Digital Rights Management: Maneuvering through digital locks Introduction
In this day and age, it is almost impossible to survive without utilizing some form of technology for the purpose of performing daily tasks more efficiently. My laptop computer enables me with the ability to accomplish a variety of tasks, and downloading music happens to be one of them. For years, I have downloaded and burned music to audio CDs, and since the purchase of an MP3 player I have also been able to sync music to that device. Everything was going great until one day I attempted to make a mix CD of several songs, but when I tried to transfer the music files to an audio CD I noticed a lot of the songs returned an error message stating that I didn’t have the authority to copy or sync the file. This incident introduced me to Digital Rights Management (DRM), a technology used to control the access of digital content. Corporations have argued that DRM is necessary to fight copyright infringement online and keep users safe from computer viruses, and that the main objective of DRM is to help the copyright holder maintain artistic control and ensure that revenue streams remain unaffected. However, there is no evidence that DRM helps prevent copyright infringement or computer viruses. The proponents of DRM argue that digital locks are necessary to prevent property from theft, just as physical locks are needed to prevent virtual personal property from being stolen. I understand this point of view, but I think some of the policies that DRM enforce can inadvertently restrict a user from doing something perfectly legal. This could include: making a back-up copy of a CD or DVD, using copyrighted materials for research and educational use etc. In my opinion, DRM serves as a clever attempt to regulate access and limit reproduction of copyrighted digital media by end users, but as a consequence it can also pose as a barrier toward executing prevalent practices. In this paper I will report on the different devices in which DRM have been implemented, the laws that enforce DRM, the limitations behind DRM, arguments from proponents of DRM as well as arguments from myself & other opponents, and conclusions.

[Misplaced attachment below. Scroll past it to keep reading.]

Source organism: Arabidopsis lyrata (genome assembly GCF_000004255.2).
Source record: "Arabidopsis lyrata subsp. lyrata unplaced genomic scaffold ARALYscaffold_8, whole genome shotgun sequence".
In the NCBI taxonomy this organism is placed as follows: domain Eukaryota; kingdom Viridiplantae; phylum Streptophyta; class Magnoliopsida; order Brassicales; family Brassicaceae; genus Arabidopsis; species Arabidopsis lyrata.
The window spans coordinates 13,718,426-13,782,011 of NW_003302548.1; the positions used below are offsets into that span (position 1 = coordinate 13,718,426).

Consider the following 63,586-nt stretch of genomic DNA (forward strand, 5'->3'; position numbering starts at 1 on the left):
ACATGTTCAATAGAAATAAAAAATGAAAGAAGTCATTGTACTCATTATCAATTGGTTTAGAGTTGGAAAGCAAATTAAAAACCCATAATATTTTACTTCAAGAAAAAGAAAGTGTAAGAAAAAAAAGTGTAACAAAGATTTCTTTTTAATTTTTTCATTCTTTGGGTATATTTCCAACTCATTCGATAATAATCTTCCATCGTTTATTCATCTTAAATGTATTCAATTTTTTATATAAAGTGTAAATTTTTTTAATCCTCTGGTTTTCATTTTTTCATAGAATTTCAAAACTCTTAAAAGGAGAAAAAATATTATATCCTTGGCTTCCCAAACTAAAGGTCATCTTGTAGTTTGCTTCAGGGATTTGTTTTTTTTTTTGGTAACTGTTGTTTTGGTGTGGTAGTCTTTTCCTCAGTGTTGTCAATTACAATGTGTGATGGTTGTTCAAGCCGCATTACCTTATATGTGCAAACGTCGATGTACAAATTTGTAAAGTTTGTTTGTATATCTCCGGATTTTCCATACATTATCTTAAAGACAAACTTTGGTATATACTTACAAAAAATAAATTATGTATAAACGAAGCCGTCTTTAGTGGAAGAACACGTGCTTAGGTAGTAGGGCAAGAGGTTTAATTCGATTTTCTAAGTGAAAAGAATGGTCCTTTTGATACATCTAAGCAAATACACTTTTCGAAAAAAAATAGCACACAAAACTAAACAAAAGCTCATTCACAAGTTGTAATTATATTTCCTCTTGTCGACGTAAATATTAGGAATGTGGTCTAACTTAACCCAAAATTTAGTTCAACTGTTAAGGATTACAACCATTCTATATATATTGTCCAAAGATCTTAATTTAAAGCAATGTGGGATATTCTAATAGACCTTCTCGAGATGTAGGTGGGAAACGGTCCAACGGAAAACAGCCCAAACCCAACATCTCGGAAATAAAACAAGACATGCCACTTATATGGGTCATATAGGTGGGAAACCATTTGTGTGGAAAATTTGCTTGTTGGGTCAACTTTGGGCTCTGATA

Music There are numerous DRM techniques being implemented on digital media today. These techniques include Restrictive Licensing agreements that can be imposed on consumers as a condition of accessing a website, encryptions, embedded tags, and scrambling of materials. ―Of the three major media industries – music, publishing, and video – music was the first to deal with the intricacies of DRM, mainly because songs are much easier to share over the internet in licensed and unlicensed systems‖ (Trivedi, 2010). On audio CD’s, discs containing DRM
schemes are not standard CD’s, but are more like a CD-ROM disc. Therefore, these discs will not play on all CD players because they lack the CD logotype found on discs which follow a standard known as ―Red book‖. This particular situation may pose barriers to many consumers by no longer allowing them to play the CD’s on their computers, and on PCs running Microsoft windows, the system would sometimes crash when trying to play the CD. ―Largely, consumers see DRM as an unfair block that prevents law-abiding purchasers from using content they paid for as they wish, but that allows people who downloaded content illegally to use the same works however they want.‖ (Trivedi, 2010). Should the consumer who rightfully went out and purchased the digital content be penalized by disabling their ability to make a back-up copy of their music? What if I wanted to make several copies of my music, allowing me to have 1 copy available in my car, 1 at work, 1 in my home sound system, and a copy synced to my portable device? ―Illegally-copied files are shared on peer to peer ("P2P") networks every day," and there are few, if any, DRM technologies that have not been cracked, sometimes within days of release."...
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